Treasury futures are regulated by the Commodity Futures Trading Commission that segregates customer funds to protect them from defaulting participants. The cash treasury market is regulated by the SEC, which uses an insurance system for making non-defaulting customers whole.  And the over-the-counter interest rate swaps market – another correlated derivative instrument—is primarily regulated and cleared in London. Implementing a common approach to portfolio margining will require the regulators to find a way to work together to reconcile their different regimes. Not an easy task.

The second major impediment is the fact the liquidity for each of these products sits in three locations with three different institutions and three different margining models. DTCC’s FICC is the primary clearinghouse for cash treasuries in the US, with an average processing volume of $7 trillion per day. CME controls the treasury futures market in the US, with an average of $645 billion in notional value traded per day in 2023. And LCH clears a vast majority of US dollar-denominated interest rate swaps, with $140 trillion in notional value outstanding as of early April. Capturing all three of these markets under one margining model will be challenging so partnerships and alliances are needed.

CME and FICC already have a cross-margining arrangement for firms that are members of both clearinghouses. Cross margining is a form of portfolio margining between two independent clearinghouses and this agreement was updated in January. With the SEC’s new clearing mandate, they both see an opportunity to open this program up to customers and provide the whole market with the margin offset benefits of cross-margining. This seems like the horse to beat.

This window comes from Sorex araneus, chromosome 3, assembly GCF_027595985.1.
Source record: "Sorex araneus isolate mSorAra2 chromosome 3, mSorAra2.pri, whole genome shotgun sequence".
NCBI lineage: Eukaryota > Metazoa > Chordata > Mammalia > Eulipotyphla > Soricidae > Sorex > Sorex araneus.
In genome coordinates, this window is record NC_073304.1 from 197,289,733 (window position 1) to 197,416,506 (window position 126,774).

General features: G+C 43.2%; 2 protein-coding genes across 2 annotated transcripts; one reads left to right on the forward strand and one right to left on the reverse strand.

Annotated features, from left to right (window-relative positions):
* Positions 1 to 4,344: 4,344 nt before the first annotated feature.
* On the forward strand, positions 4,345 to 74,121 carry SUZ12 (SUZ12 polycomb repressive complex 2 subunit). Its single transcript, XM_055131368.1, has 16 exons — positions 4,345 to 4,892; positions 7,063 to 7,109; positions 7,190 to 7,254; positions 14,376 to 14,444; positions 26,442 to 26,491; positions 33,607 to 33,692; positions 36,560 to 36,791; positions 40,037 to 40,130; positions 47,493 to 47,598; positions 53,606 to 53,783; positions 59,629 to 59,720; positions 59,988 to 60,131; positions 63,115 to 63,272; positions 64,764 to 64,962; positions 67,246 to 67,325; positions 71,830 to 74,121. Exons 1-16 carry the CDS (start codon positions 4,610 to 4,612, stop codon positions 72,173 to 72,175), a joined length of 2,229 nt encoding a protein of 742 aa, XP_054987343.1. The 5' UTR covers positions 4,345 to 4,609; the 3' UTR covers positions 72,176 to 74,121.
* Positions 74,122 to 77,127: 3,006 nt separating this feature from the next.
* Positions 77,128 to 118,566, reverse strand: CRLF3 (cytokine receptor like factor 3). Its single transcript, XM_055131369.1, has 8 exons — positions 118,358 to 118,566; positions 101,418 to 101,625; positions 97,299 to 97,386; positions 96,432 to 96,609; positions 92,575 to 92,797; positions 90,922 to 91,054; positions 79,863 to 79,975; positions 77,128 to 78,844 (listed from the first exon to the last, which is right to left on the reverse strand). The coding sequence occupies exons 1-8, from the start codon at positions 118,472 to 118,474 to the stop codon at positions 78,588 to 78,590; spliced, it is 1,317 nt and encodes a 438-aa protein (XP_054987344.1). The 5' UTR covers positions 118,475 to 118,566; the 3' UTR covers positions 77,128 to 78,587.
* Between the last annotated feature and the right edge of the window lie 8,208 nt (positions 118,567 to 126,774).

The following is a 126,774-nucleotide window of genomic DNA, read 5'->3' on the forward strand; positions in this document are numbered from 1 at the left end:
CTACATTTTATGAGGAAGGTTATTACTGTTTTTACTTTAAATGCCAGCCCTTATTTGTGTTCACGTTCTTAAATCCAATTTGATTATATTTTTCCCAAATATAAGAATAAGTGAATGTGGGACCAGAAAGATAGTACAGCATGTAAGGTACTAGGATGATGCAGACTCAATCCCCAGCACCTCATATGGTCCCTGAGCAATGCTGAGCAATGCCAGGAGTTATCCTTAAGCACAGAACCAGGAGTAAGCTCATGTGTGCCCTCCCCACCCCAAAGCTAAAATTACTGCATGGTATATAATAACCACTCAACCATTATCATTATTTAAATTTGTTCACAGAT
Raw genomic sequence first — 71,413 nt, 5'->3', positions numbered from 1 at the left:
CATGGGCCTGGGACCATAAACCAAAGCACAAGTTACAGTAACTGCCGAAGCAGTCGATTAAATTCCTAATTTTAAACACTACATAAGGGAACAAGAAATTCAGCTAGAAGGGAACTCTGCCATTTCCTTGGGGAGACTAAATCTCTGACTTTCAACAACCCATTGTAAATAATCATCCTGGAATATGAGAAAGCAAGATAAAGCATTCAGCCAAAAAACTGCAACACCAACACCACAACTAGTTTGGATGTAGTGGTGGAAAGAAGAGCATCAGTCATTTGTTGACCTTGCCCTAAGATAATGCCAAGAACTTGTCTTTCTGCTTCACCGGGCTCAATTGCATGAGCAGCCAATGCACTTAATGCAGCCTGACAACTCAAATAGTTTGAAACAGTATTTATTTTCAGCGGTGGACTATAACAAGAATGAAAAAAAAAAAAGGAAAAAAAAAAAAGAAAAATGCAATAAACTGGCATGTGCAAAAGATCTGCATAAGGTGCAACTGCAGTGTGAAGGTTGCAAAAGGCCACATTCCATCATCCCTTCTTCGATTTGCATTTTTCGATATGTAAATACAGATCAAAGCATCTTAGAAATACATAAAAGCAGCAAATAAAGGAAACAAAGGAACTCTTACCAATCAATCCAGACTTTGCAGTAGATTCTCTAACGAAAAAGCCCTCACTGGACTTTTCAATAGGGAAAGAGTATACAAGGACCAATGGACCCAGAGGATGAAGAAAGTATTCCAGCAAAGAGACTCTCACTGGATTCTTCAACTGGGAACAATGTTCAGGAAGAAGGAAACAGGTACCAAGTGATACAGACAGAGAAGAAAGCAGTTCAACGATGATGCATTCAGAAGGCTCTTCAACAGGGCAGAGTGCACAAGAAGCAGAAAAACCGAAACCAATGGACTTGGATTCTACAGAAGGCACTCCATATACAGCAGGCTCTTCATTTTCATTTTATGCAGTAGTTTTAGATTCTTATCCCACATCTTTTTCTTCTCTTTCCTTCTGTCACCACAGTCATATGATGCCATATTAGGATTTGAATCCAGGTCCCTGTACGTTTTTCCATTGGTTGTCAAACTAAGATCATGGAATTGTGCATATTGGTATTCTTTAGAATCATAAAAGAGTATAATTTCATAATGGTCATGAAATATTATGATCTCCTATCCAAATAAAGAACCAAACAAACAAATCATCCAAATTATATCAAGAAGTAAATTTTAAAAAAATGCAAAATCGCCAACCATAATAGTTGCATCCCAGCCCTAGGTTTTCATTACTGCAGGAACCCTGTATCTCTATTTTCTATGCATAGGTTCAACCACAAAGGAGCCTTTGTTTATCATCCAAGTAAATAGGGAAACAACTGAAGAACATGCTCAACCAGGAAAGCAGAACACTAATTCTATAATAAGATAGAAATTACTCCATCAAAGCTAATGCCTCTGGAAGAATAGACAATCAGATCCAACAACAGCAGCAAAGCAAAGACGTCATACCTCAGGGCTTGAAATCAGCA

But the size of the Treasury clearing inflows is causing competitors to take a close look at how they might capture some of this business. During FIA’s recent Boca conference, both CME and ICE executives said they are exploring the cash treasury clearing market. ICE already has an SEC-regulated clearinghouse that could do this business, but this would be the first time the CME has considered having a major business line regulated by the SEC. That’s not insignificant.

The other interesting competitor in this space is BGC, which trades cash treasuries on its Fenics platform and is now preparing to list Treasury futures and other interest rate futures on FMX, its new futures exchange. FMX will clear its trades at LCH, which is the primary clearer of interest rate swaps.

FMX faces a stiff challenge in competing with CME, but if it succeeds in capturing a share of the interest rate futures market, LCH could offer portfolio margining of swaps and futures. And if LCH decides to enter the cash Treasury clearing business, it would have all three legs of the stool with cash, futures, and swaps under one roof. Interesting indeed.

The cash treasury and repo clearing mandate won’t come fully into effect until 2026 but it will be fascinating to see the strategic maneuvers and partnerships that develop over that time.  Will we capture the elusive white whale of portfolio margining or will it escape us again? Only time will tell but I wouldn’t bet against the innovative minds of our industry.